Wednesday, January 9, 2013

Obama "Picking Fights"

Gary L. Bauer
Campaign for Working Families

One of the most common themes in the emails I receive every day is the growing belief that Washington is broken, that the "system just doesn't work anymore." It's a widely held view. A Gallup poll released Monday found that 77% of Americans felt that "the way politics works in Washington these days is causing serious harm to the United States."

Day after day, Barack Obama and the "mainstream media" blame congressional Republicans and so-called "Tea Party extremists" for the dysfunction and gridlock in Washington. So I was amused by a column in Politico today headlined, "Why President Obama Is Picking Fights With Congress." And there is also this headline from The Hill: "Raring For A Fight, Obama Heads Into His Second Term Swinging."

In other words, Obama is intentionally creating conflicts to portray Republicans as extremists in order to keep his left-wing base energized for the 2014 elections. Friends, this is nothing new. This is how Obama has operated from day one!

That is why Republican leaders have been so frustrated in their attempts to negotiate with Obama. He simply is not negotiating in good faith. It's all about posturing for the next election. You and I know this, but unfortunately many Americans still don't understand.

It is infuriating, but I believe Obama is overplaying his hand. The country is narrowly divided. Yes, he won reelection, but with only 51% of the vote. Hundreds of House Republicans won too. There is no mandate for Obama's left-wing agenda. Just consider some of the "fights" Obama is picking right now:

  • Chuck Hagel -- Obama is daring the GOP to oppose a decorated Vietnam veteran and "one of their own." This is coming from the man who launched his political career in the living room of radical domestic terrorists who bombed the Pentagon. Obama's nomination of Hagel is so controversial that some Senate Democrats aren't even on board. Yet Republicans are portrayed as "unreasonable obstructionists."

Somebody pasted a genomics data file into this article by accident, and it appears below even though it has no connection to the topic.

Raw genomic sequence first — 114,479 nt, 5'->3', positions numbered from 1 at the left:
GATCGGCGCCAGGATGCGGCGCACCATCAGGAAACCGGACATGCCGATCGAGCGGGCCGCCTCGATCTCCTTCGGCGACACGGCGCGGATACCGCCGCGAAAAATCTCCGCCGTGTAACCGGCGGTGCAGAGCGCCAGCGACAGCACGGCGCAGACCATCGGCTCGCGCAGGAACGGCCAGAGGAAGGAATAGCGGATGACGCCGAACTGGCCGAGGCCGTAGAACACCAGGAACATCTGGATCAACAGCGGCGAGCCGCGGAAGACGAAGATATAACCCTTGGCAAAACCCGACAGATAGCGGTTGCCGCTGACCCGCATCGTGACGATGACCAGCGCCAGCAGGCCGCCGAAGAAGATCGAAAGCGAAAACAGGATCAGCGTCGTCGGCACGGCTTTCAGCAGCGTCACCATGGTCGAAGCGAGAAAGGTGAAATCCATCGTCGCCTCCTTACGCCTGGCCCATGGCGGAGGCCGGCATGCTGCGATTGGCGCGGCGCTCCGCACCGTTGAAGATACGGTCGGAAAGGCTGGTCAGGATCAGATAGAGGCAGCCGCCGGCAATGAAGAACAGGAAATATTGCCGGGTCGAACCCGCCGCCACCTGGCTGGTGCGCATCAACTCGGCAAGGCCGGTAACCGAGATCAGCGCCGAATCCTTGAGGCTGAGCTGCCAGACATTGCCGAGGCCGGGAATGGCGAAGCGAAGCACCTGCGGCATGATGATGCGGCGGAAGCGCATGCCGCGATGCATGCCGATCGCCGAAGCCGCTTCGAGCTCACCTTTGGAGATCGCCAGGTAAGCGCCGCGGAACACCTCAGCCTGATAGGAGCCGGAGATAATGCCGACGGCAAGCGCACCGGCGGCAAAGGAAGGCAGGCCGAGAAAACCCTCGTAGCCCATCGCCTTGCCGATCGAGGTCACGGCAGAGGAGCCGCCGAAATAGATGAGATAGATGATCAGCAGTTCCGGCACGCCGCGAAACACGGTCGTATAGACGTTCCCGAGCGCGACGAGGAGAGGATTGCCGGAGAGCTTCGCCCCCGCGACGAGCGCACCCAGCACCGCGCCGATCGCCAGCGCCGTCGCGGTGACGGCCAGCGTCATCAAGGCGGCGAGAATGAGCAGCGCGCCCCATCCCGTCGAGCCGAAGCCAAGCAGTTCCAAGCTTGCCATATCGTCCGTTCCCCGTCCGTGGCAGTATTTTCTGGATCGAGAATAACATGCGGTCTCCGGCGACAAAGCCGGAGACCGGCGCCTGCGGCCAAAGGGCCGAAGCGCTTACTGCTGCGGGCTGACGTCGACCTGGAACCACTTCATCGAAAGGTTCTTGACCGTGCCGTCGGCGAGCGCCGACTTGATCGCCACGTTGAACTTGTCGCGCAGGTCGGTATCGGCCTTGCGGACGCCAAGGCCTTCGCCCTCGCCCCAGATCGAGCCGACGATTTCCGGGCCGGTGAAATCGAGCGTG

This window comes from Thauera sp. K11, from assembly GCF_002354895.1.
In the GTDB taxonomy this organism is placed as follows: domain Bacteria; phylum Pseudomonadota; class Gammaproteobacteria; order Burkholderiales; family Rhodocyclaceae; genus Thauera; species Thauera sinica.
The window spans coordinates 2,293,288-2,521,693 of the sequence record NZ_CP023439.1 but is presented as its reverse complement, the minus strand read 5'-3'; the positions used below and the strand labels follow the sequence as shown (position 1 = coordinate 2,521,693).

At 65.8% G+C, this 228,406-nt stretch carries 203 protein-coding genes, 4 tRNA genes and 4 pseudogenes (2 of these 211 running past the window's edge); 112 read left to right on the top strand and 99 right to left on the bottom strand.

• Gun Control -- It remains to be seen exactly what proposals will emerge from Vice President Joe Biden's commission later this month. But the polling suggests that it is the political left, not the NRA, that is out-of-touch with public opinion.

    A December 2012 poll by the Washington Post found that only 32% of respondents favored "passing stricter gun-control laws," while 49% preferred "stricter enforcement of existing laws." Seventy-one percent said they opposed a nationwide ban on handguns. A Gallup poll found that new gun control legislation ranked fourth on a list of ideas to prevent school shootings. "Increasing the police presence at schools" was the most popular idea, and presumably the police officers would be armed -- the very position put forward by the NRA after the Newtown shootings.

    Already one Senate Democrat has said that the White House proposals she is hearing about are "way, way in extreme of what I think is necessary or even should be talked about." I suspect that Democrat senators up for reelection in 2014 in Alaska, Arkansas, Louisiana, North Carolina, South Dakota and West Virginia might agree with her.

  • Taxes -- Fresh off his reelection victory, Obama demanded higher taxes on the rich. He got them in the fiscal cliff deal.

    According to a Pew poll, 57% say Obama got more of what he wanted, while 20% say Republicans got more. But 52% say the deal will hurt people like them, while only 30% say it will help them. When asked about its effect on the economy, 46% said it would hurt the economy, and 36% said it would help.

    Gallup found similar results. Only 43% of adults approved of the fiscal cliff deal, while 45% opposed it. Obama may have won, but the public doesn't seem particularly happy about it. Now the fight shifts to spending, where Obama is much more vulnerable.

I know many good folks are frustrated with Washington, but it's important to keep things in perspective. Conservatives do not control Washington, and Obama is more interested in scoring cheap political points than he is in good government.